I had forgotten just how bad it was when we wore our masks because I was able to “pass” as a cis-gendered woman at times, but now that I have cut my hair and can no longer hide half of my face, I am reminded just how far we still have to go as a society. It makes me so sad because I know that if it’s happening to me, it’s happening to others. I remember writing about the queer experience at UCT earlier this year and sadly things have not changed much since then, in fact, they might be worse. Women’s month is supposed to be about celebrating the diverse women of this country who marched for change in 1956, but it’s 2022 and women’s month should include trans women and gender diverse people.

The likelihood that many women who marched that day in 1956 were queer and gender-diverse is very high. Women and gender-diverse individuals had to hide who they were because society would not accept them but they still chose to march for the good of others. And let’s not forget the many trans women and gender-diverse people who may have wanted to march but couldn’t because society saw them as men. They were not seen then but there is still time to celebrate them now.

How? Try doing something as simple as using non-gender-specific language in your day-to-day interactions. It really isn’t that difficult if you try it, we do it all the time without knowing it, so just try to be more conscious about it. It will save you from misgendering someone and possibly save someone, like myself, the pain of being misgendered. It will also make your interactions a safe space for trans and gender-diverse people to share their preferred pronouns.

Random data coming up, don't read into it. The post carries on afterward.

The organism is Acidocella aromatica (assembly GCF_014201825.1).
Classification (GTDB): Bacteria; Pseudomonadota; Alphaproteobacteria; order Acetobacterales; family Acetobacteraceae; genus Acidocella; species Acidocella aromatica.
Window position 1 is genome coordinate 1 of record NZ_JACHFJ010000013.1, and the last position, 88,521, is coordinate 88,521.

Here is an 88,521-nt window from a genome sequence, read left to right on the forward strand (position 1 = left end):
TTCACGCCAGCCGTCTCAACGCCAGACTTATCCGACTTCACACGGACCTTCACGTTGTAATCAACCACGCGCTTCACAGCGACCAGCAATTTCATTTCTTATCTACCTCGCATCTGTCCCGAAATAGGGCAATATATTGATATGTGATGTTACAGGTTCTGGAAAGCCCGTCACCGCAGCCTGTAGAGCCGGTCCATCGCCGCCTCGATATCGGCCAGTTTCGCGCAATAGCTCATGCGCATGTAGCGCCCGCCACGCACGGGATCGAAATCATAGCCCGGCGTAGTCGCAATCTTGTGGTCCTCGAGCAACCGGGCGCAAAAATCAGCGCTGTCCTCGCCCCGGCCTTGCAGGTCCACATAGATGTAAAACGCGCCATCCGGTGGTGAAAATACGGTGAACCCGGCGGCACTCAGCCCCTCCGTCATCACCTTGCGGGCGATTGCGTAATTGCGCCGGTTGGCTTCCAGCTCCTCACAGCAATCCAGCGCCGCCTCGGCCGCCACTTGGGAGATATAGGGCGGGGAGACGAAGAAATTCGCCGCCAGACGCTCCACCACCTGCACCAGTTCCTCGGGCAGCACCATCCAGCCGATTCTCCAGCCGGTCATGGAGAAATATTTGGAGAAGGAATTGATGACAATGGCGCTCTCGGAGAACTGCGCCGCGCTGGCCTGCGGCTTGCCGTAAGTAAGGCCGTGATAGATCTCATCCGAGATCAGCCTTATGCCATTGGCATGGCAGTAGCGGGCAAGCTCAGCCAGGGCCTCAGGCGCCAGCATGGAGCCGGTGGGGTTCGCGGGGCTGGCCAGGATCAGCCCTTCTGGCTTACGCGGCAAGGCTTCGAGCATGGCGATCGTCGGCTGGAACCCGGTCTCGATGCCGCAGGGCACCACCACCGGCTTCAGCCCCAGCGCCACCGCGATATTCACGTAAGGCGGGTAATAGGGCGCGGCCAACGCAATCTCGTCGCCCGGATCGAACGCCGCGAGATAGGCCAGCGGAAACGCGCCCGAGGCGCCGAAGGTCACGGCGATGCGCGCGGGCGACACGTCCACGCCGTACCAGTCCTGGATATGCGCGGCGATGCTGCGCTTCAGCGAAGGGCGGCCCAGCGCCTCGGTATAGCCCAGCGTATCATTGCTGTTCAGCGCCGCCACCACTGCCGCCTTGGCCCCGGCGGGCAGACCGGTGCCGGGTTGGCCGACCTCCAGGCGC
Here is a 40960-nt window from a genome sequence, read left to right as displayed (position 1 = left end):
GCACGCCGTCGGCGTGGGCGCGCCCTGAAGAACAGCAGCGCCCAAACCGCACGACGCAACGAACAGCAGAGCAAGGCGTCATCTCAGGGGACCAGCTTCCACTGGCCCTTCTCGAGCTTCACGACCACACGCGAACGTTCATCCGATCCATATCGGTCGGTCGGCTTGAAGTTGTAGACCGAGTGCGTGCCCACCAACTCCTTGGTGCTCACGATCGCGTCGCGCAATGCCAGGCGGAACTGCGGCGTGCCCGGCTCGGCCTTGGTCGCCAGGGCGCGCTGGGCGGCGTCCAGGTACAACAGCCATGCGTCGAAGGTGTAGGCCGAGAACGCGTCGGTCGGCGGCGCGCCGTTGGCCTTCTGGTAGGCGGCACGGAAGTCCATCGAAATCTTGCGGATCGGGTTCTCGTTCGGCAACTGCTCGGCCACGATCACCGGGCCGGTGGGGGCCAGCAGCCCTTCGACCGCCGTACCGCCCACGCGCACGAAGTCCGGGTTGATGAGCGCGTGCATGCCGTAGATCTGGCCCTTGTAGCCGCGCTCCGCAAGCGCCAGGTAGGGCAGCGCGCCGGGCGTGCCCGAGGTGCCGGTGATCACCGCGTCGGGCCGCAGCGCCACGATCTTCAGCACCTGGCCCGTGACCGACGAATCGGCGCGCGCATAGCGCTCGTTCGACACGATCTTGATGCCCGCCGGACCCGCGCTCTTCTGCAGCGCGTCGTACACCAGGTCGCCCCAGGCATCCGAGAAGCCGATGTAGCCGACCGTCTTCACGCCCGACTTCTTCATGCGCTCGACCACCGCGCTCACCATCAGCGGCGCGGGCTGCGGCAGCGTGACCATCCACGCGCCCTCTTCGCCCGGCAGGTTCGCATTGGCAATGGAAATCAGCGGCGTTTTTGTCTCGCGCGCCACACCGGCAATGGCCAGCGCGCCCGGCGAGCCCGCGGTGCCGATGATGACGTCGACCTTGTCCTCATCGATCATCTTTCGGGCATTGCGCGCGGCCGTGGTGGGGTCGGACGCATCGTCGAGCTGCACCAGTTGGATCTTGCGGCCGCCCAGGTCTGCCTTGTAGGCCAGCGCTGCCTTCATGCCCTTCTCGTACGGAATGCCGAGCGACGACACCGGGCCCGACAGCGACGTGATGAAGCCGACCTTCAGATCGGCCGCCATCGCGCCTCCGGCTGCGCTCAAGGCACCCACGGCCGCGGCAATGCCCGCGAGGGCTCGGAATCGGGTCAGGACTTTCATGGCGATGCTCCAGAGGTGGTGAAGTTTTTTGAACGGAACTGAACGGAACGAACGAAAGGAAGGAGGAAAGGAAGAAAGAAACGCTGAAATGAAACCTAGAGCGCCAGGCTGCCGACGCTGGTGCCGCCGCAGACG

Oftentimes I personally just accept being misgendered because it doesn’t feel like a safe space, and I want you to let that sink in for a little while. I would rather take the pain of being misgendered in certain situations because I am not sure if I’d be safe around that person anymore. Are you a safe person to be around?

Here are a few other things to keep in mind:

  • If you’re not sure about someone’s pronouns, ask them. In fact, ask everyone you meet because you should never assume one’s gender.
  • If you are a cis-gendered person introduce yourself with your pronouns. It will make trans and gender-diverse individuals feel safe to do the same.
  • If you use the wrong pronouns don’t make it a big deal and definitely do not make someone, feel like they have to comfort you. Mistakes happen. Correct yourself and move on.
  • Don’t ask personal questions like “have you started transitioning”. It’s so intrusive like you literally just met. Chill. If we become friends, maybe you’ll hear about it eventually.
  • Be mindful of the fact that someone may find your presence unsafe. Especially if you’re a man. (The bar is literally so low a man providing his pronouns and asking for them may as well be a proposal)

That being said, not misgendering someone is literally the bare minimum you can do but we have a long way to go so we must start small.

Happy women’s month to all the people out there who are still figuring things out, don’t feel safe enough to be themselves yet and those who are constantly misgendered. I see you; I am you; I celebrate you.

I am currently a staff writer for HER CAMPUS and a proud trans/non-binary woman of colour studying Chemistry and Oceanography at UCT. As someone who comes from a small town that most people have never even heard of, saying those words still feels unreal. My hobbies and interests include art, poetry, music, movies, series and fashion. I hate crocs and unexpected phone calls.